Of course, myself and David followed the advice in the course we initially took, and I also had prior experience of hiring on sites like Elance. In fact, I had previously written a post called 6 Steps You Must Take Before Hiring A Freelancer a while back, so also took my own advice.
A few days after posting our job on Elance (which is soon to be taken over by UpWork), we selected a contractor, and the project was finally starting to move.
STAGE NINE - WORKING BEHIND THE SCENES
We had a number of weeks to wait before our contractor got back and delivered us the final working version of the plugin (which you can see at the bottom of your screen).
And we were pretty glad about that because there is literally 101 things you will need to put in place before your plugin can be released to the public. Things like:
- Deciding on a name for your plugin.
- Deciding on a domain for your plugin.
- Creating sales pages, pre-launch pages, opt ins, member pages.
- Configuring a support system.
- Integrating with payment processors and affiliate platforms.
- Deciding on licensing software for your plugin.
- Starting an outreach campaign to recruit new affiliates.
- And much, much more.
By no means is that list exhaustive, but it does give you a small idea into the work that must be done behind the scenes to ensure everything comes together nicely.
STAGE 10 - BETA TESTING AND PRE LAUNCH
Over the last few days, we have been busy working with our beta testers to ensure that the plugin runs smoothly. Sure enough, no major problems were reported, and overall the feedback has been excellent.
Again, this is an important step, because as a plugin creator, you may miss something that others will pick up on immediately. Having beta testers (who also get the plugin free and are the first ones to get their reviews out on their blogs and lists) is just another safety blanket, ensuring the plugin works in different environments with different setups.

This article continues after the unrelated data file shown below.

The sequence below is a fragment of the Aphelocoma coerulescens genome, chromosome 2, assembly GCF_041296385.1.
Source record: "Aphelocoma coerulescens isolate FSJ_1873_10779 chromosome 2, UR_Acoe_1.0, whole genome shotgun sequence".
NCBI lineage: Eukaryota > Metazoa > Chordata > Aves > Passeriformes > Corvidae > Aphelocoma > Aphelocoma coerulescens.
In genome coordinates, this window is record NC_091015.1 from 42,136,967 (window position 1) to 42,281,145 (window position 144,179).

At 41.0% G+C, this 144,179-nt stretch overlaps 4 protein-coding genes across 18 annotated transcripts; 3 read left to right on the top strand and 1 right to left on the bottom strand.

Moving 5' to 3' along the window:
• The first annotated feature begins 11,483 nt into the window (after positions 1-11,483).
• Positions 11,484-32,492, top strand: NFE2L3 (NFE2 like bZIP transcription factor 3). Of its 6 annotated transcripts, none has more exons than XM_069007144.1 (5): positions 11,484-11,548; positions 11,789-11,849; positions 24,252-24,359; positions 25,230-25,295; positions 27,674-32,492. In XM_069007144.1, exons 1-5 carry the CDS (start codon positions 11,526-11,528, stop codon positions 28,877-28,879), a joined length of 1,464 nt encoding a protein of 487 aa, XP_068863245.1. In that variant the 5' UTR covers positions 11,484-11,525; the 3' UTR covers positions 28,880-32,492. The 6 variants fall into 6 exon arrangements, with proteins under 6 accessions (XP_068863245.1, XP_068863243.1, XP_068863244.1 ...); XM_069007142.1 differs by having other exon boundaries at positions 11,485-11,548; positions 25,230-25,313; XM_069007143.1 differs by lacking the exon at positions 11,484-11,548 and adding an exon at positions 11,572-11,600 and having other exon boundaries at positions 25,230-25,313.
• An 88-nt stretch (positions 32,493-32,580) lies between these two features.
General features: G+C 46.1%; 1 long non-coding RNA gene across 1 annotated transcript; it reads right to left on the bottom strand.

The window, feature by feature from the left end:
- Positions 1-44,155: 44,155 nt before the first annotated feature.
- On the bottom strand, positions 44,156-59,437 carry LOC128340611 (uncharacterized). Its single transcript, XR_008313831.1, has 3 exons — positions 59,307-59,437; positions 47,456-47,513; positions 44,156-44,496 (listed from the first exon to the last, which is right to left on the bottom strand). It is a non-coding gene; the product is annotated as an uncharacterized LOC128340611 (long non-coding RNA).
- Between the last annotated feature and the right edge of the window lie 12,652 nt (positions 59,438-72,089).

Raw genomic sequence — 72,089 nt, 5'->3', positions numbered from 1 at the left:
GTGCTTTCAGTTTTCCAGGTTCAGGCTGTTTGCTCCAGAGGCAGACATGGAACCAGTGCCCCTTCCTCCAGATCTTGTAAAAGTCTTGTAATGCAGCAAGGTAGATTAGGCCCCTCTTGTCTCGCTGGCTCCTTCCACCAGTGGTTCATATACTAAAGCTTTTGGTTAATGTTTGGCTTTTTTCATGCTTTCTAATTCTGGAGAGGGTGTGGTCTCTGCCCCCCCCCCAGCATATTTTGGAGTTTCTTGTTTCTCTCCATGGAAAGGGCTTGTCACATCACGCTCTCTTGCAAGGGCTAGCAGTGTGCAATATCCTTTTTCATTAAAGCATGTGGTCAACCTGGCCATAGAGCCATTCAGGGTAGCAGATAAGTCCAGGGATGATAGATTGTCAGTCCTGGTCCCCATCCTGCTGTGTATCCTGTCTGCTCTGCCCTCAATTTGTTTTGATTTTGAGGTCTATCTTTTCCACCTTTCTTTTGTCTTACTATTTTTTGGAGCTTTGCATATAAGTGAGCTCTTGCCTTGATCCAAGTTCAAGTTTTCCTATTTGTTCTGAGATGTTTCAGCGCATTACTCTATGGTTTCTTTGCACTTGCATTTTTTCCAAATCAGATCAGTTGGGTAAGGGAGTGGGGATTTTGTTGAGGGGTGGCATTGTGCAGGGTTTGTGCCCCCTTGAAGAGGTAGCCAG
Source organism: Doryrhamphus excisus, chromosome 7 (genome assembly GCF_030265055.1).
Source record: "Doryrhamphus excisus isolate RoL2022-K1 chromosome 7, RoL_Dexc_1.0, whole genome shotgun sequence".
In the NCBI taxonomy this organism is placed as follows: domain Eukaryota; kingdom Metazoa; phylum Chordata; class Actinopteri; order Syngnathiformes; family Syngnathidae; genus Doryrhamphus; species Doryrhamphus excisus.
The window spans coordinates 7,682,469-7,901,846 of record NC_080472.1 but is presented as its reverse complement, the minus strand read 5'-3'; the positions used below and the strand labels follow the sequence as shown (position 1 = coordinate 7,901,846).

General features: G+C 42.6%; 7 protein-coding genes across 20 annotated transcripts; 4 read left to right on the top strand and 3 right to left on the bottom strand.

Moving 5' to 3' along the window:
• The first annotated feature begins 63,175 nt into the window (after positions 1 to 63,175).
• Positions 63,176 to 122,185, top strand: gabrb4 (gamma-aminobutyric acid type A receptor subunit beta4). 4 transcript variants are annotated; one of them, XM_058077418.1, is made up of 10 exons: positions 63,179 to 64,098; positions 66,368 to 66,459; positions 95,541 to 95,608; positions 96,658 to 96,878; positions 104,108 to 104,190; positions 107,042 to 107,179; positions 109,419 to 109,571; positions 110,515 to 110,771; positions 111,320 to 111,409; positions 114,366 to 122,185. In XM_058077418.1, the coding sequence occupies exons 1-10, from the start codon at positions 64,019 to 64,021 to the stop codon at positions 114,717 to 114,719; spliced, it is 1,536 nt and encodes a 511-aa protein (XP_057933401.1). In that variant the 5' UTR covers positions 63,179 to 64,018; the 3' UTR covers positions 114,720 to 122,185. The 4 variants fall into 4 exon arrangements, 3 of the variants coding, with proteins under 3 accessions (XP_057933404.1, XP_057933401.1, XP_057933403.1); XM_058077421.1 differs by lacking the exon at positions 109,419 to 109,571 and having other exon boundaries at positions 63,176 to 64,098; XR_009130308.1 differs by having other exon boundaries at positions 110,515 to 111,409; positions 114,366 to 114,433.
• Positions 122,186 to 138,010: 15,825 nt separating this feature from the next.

Our current position as of today, is at pre-launch phase. We are literally crossing the t's and dotting the i's before CTA Skin is released on Friday 14th August to the general public.
I'll have more on CTA Skin next week when I do a review on it (more like an overview), to show you exactly what CTA Skin is, what it does and how it can help you and your website earn more income.
In the meantime, your special invite is at the bottom of the screen which shows a glimpse of what CTA Skin is about, and any of you who wish to promote CTA Skin can do so by visiting our special affiliates page with all the tools you need to start earning some commissions.
By no means is this post meant to be comprehensive, it was just an overview of the process we have been through so far. Although I plan to write another couple of parts on our journey (and David has written from his perspective, too), I doubt I could ever do it justice. I could probably write a book on what I have learnt throughout this process and that still wouldn't cover everything.
I opened the post up saying that I didn't know how to create a WordPress Plugin. I also thought creating a plugin would be complicated and risky. And I'm ending saying that I still don't know how to create a WordPress Plugin (though I now know of people who do!) and I'm ending by still saying plugin development is complicated and risky. But don't let that put you off.
Myself and David are now at the end of the process, and can actually call ourselves plugin/product owners. It's a fantastic feeling.
Don't let anyone put you off, and remember, the only way to succeed is to take massive action.
P.S - If you are viewing from a mobile, our plugin will not display. That is because we have programmed it to only display on larger screens (tablet, laptop, desktop).
To get more info, please visit the plugin site.